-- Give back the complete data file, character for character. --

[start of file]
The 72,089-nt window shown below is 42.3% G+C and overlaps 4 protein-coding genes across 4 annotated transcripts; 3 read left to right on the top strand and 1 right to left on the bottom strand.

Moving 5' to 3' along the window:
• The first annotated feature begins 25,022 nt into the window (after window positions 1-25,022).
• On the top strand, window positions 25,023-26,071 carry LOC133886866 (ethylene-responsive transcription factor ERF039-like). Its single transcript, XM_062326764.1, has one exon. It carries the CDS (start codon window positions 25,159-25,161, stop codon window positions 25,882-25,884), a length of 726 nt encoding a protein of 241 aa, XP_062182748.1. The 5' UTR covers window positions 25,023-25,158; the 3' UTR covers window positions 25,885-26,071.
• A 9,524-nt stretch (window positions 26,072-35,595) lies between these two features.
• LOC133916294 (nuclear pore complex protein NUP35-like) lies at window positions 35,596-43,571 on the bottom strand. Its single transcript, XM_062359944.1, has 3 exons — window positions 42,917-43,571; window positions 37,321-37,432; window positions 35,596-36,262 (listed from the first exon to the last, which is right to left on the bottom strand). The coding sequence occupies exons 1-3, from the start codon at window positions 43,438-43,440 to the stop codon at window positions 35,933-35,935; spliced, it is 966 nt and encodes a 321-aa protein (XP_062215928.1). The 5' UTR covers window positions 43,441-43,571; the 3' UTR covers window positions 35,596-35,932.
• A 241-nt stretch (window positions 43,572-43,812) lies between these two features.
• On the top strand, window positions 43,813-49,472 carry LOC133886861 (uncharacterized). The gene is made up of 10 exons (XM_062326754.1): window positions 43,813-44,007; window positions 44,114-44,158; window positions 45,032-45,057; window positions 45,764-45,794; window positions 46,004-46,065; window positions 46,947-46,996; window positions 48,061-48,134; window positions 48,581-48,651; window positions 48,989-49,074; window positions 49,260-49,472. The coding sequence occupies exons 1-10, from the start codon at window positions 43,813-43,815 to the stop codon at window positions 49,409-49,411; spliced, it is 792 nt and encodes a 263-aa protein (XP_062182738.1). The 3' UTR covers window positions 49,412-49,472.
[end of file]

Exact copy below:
The 72,089-nt window shown below is 42.3% G+C and overlaps 4 protein-coding genes across 4 annotated transcripts; 3 read left to right on the top strand and 1 right to left on the bottom strand.

Moving 5' to 3' along the window:
• The first annotated feature begins 25,022 nt into the window (after window positions 1-25,022).
• On the top strand, window positions 25,023-26,071 carry LOC133886866 (ethylene-responsive transcription factor ERF039-like). Its single transcript, XM_062326764.1, has one exon. It carries the CDS (start codon window positions 25,159-25,161, stop codon window positions 25,882-25,884), a length of 726 nt encoding a protein of 241 aa, XP_062182748.1. The 5' UTR covers window positions 25,023-25,158; the 3' UTR covers window positions 25,885-26,071.
• A 9,524-nt stretch (window positions 26,072-35,595) lies between these two features.
• LOC133916294 (nuclear pore complex protein NUP35-like) lies at window positions 35,596-43,571 on the bottom strand. Its single transcript, XM_062359944.1, has 3 exons — window positions 42,917-43,571; window positions 37,321-37,432; window positions 35,596-36,262 (listed from the first exon to the last, which is right to left on the bottom strand). The coding sequence occupies exons 1-3, from the start codon at window positions 43,438-43,440 to the stop codon at window positions 35,933-35,935; spliced, it is 966 nt and encodes a 321-aa protein (XP_062215928.1). The 5' UTR covers window positions 43,441-43,571; the 3' UTR covers window positions 35,596-35,932.
• A 241-nt stretch (window positions 43,572-43,812) lies between these two features.
• On the top strand, window positions 43,813-49,472 carry LOC133886861 (uncharacterized). The gene is made up of 10 exons (XM_062326754.1): window positions 43,813-44,007; window positions 44,114-44,158; window positions 45,032-45,057; window positions 45,764-45,794; window positions 46,004-46,065; window positions 46,947-46,996; window positions 48,061-48,134; window positions 48,581-48,651; window positions 48,989-49,074; window positions 49,260-49,472. The coding sequence occupies exons 1-10, from the start codon at window positions 43,813-43,815 to the stop codon at window positions 49,409-49,411; spliced, it is 792 nt and encodes a 263-aa protein (XP_062182738.1). The 3' UTR covers window positions 49,412-49,472.